Eels and juvenile stingrays stung devotees at Girgaum Chowpatty on Tuesday, scientists from Central Marine Fisheries Research Institute (CMFRI) have revealed.
A team of scientists from CMFRI visited Girgaum beach early on Wednesday to investigate the ‘fish bite’ incident, which sent more than 70 people to hospitals.
The people, who had entered the sea to immerse idols, were stung and bitten on their feet, leading to painful injuries.
The scientists collected samples of stingrays, eels and small box jelly fish.
According to them, the tail or sting of small stingrays pierces sharply while eels bite when stepped upon.
Marine biology experts say the increase in sea surface temperatures and other ecological imbalances have forced marine organisms to come closer to the shore, resulting in incidents like bites.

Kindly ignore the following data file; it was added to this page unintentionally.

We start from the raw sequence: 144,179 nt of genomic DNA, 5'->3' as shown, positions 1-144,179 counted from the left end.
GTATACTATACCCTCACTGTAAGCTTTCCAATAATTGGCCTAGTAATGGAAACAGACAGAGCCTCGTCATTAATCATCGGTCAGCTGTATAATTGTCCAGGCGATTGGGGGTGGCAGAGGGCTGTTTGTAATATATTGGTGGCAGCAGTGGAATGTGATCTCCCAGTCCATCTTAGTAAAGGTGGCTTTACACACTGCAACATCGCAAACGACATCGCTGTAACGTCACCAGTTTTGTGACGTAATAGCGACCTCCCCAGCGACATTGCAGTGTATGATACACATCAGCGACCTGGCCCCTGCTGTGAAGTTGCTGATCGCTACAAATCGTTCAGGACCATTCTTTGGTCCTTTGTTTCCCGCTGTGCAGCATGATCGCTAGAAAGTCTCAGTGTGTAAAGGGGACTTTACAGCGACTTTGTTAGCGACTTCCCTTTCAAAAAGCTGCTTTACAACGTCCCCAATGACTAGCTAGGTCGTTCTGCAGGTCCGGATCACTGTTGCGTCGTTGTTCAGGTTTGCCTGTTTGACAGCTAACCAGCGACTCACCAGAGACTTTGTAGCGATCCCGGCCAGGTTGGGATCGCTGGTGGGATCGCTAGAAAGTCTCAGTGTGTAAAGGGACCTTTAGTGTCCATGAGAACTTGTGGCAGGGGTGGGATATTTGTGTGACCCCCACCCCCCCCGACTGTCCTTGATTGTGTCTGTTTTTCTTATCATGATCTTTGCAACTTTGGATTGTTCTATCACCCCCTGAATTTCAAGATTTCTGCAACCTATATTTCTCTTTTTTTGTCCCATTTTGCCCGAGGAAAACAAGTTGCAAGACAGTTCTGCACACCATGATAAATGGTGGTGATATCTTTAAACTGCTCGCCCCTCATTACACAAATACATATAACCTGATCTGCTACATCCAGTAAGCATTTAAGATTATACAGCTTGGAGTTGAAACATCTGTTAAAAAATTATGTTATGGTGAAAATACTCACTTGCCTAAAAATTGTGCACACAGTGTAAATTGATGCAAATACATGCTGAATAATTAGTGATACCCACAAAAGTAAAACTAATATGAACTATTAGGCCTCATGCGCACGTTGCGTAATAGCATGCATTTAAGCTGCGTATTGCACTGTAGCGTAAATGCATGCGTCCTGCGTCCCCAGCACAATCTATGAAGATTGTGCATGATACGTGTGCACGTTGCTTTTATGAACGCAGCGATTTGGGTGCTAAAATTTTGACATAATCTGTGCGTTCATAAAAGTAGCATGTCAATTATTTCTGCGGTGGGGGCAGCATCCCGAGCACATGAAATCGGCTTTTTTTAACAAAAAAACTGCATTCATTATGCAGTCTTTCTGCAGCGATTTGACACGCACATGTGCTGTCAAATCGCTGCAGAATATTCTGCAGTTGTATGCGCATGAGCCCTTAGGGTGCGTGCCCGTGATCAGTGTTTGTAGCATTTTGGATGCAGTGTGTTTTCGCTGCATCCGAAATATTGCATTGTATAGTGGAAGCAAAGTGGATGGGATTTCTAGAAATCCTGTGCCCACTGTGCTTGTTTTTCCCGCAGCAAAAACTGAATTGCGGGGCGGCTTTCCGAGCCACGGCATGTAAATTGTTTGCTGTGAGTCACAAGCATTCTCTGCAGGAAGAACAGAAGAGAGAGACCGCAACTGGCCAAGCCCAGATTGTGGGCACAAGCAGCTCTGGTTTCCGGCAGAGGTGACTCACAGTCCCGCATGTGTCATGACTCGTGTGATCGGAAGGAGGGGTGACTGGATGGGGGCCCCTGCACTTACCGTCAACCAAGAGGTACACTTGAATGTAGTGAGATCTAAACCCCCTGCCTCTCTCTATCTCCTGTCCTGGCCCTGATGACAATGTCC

“A sudden temperature change forces fish to move to a cooler place. Several juvenile eels nestle near the rocky areas of Girgaum beach to avoid being hunted.
They are driven close to the shore in search of food,” said Vinay Deshmukh, principal scientist, CMFRI.
"The fast depletion of jellyfish predators such as turtles is the reason behind their increasing population. The jellyfish found at Girgaum leaves a painful sting.
Their presence on Mumbai’s coast necessitates monitoring of coastal waters throughout the year," said GB Purshotamma, scientist, CMFRI.
Meanwhile the civic body has warned citizens from entering the sea.
“We appeal to the citizens that they wear gumboots if they have to enter into the sea. We have arranged for additional boats at Girgaum Chowpatty and medical camp on the beach for immediate treatment,” said Kishore Kshirsagar, deputy municipal commissioner, Brihanmumbai Municipal Corporation.